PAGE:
China's WTO Entry Vital for World Economy

Former US trade representative Charlene Barshefsky said yesterday that China's entry into the World Trade Organization (WTO) is "extremely important" to the global community.

In an exclusive interview with Xinhua, Barshefsky said that "it is important that China, as the most populous country in the world, be included" in the global trading body and China's admission into it will make it "truly a World Trade Organization."

"It is equally important for the strength of the global trading system that China be a member of the organization that creates rules of trade for countries around the world," she said.

The WTO ministerial meeting is to be held in Doha, Qatar, from tomorrow to November 13, at which China, a founding member of the global trading system following the World War II, is expected to be admitted into the WTO.

Describing China's entry into WTO and the successful bidding for the 2008 Olympic Games as "a very big year for China," she said that it is an indication of the very significant role that China plays on the global stage and an indication that the world wishes to embrace a more open China. Barshefsky also said that China's entry into the WTO would help promote the economic growth in surrounding nations in Asia. China's admission into the WTO now is very important as the world is " facing a simultaneous slowdown among the major trading partners economically," she said.

Concerning bilateral relations, Barshefsky said that China's entry into the WTO "provides for the first time a stable foundation" for the broader US-China relationship.

China and the United States signed a bilateral agreement on China's accession to the WTO on November 15, 1999.

The "win-win" deal, reached after 13 years of negotiations, accelerated China's entry process into the world body.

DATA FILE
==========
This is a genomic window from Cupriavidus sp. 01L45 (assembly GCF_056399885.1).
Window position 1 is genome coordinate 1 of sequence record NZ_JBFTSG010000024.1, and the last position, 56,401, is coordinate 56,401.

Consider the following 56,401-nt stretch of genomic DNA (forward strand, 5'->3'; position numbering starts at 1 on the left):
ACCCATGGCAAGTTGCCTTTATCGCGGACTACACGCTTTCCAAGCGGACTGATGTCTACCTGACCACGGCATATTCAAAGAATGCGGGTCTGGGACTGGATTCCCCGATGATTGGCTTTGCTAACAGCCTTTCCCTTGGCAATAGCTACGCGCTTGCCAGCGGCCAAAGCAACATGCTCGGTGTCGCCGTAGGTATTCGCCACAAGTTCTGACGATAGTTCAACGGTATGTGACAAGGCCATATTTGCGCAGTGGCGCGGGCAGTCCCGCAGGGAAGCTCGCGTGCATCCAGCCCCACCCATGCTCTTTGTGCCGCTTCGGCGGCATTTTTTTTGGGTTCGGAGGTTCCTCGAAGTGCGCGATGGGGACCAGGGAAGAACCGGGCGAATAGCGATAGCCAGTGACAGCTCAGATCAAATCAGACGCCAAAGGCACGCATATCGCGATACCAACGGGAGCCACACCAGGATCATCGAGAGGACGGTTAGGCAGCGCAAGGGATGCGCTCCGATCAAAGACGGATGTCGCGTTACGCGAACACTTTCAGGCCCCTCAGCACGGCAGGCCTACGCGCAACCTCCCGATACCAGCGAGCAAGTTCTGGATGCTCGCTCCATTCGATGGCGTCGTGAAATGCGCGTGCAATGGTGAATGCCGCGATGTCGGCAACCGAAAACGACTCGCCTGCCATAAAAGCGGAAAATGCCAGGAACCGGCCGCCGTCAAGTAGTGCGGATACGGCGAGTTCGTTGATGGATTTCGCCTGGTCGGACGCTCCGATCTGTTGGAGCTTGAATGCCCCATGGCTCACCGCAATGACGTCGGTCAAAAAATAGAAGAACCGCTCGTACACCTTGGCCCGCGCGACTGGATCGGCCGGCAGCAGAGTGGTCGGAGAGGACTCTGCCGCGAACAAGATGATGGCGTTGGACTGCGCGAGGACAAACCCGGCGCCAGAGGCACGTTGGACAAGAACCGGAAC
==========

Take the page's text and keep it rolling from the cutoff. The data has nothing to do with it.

China's entry into the global system is "to be a globally important underpinning for the US-China bilateral relationship," Barshefsky said.

She said that economic growth and economic interaction "encourages not only prosperity for countries that trade together, but also encourages stability and peace." She urged the developed countries to open their markets more rapidly than the developing countries.

Barshefsky said that the developed countries should give complete market access to poorer countries.

"I do think it is an equitable and fair thing to do" though this is a politically controversial view in many developed countries, she said.

On the problem of disequilibrium and inequality in the world trade between the developed and developing nations, Barshefsky said "the entire subject will be an important aspect of global negotiation following the Doha meeting."

She said a number of studies demonstrated that the developing countries that embrace globalization grow economically at a much faster rate than those that remain isolated.

(China Daily November 8, 2001)

In This Series

Firms Regard China's WTO Entry as Stimulus

China's Entry to WTO Benefits Asian Nations

WTO-linked Laws Approved

Chinese CEO Advises on Competition Strategies

China to Earn More Foreign Investment After Joining WTO



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